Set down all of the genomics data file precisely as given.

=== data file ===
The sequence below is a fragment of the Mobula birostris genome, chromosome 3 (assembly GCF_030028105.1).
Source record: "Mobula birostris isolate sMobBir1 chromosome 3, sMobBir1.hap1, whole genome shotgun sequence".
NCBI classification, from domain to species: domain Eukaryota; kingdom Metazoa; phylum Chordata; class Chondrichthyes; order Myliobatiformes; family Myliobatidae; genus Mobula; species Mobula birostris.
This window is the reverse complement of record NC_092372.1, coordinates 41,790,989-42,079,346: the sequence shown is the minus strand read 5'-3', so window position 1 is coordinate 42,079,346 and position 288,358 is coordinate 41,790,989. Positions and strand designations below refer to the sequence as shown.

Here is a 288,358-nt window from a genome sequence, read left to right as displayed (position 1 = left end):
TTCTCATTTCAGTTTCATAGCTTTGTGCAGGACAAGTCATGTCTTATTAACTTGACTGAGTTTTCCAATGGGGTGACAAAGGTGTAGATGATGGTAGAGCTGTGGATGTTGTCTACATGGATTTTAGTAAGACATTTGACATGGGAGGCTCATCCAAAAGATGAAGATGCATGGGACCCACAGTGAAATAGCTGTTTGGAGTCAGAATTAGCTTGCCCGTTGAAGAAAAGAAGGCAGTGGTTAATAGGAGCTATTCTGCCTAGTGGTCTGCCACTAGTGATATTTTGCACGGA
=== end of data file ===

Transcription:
The sequence below is a fragment of the Mobula birostris genome, chromosome 3 (assembly GCF_030028105.1).
Source record: "Mobula birostris isolate sMobBir1 chromosome 3, sMobBir1.hap1, whole genome shotgun sequence".
NCBI classification, from domain to species: domain Eukaryota; kingdom Metazoa; phylum Chordata; class Chondrichthyes; order Myliobatiformes; family Myliobatidae; genus Mobula; species Mobula birostris.
This window is the reverse complement of record NC_092372.1, coordinates 41,790,989-42,079,346: the sequence shown is the minus strand read 5'-3', so window position 1 is coordinate 42,079,346 and position 288,358 is coordinate 41,790,989. Positions and strand designations below refer to the sequence as shown.

Here is a 288,358-nt window from a genome sequence, read left to right as displayed (position 1 = left end):
TTCTCATTTCAGTTTCATAGCTTTGTGCAGGACAAGTCATGTCTTATTAACTTGACTGAGTTTTCCAATGGGGTGACAAAGGTGTAGATGATGGTAGAGCTGTGGATGTTGTCTACATGGATTTTAGTAAGACATTTGACATGGGAGGCTCATCCAAAAGATGAAGATGCATGGGACCCACAGTGAAATAGCTGTTTGGAGTCAGAATTAGCTTGCCCGTTGAAGAAAAGAAGGCAGTGGTTAATAGGAGCTATTCTGCCTAGTGGTCTGCCACTAGTGATATTTTGCACGGA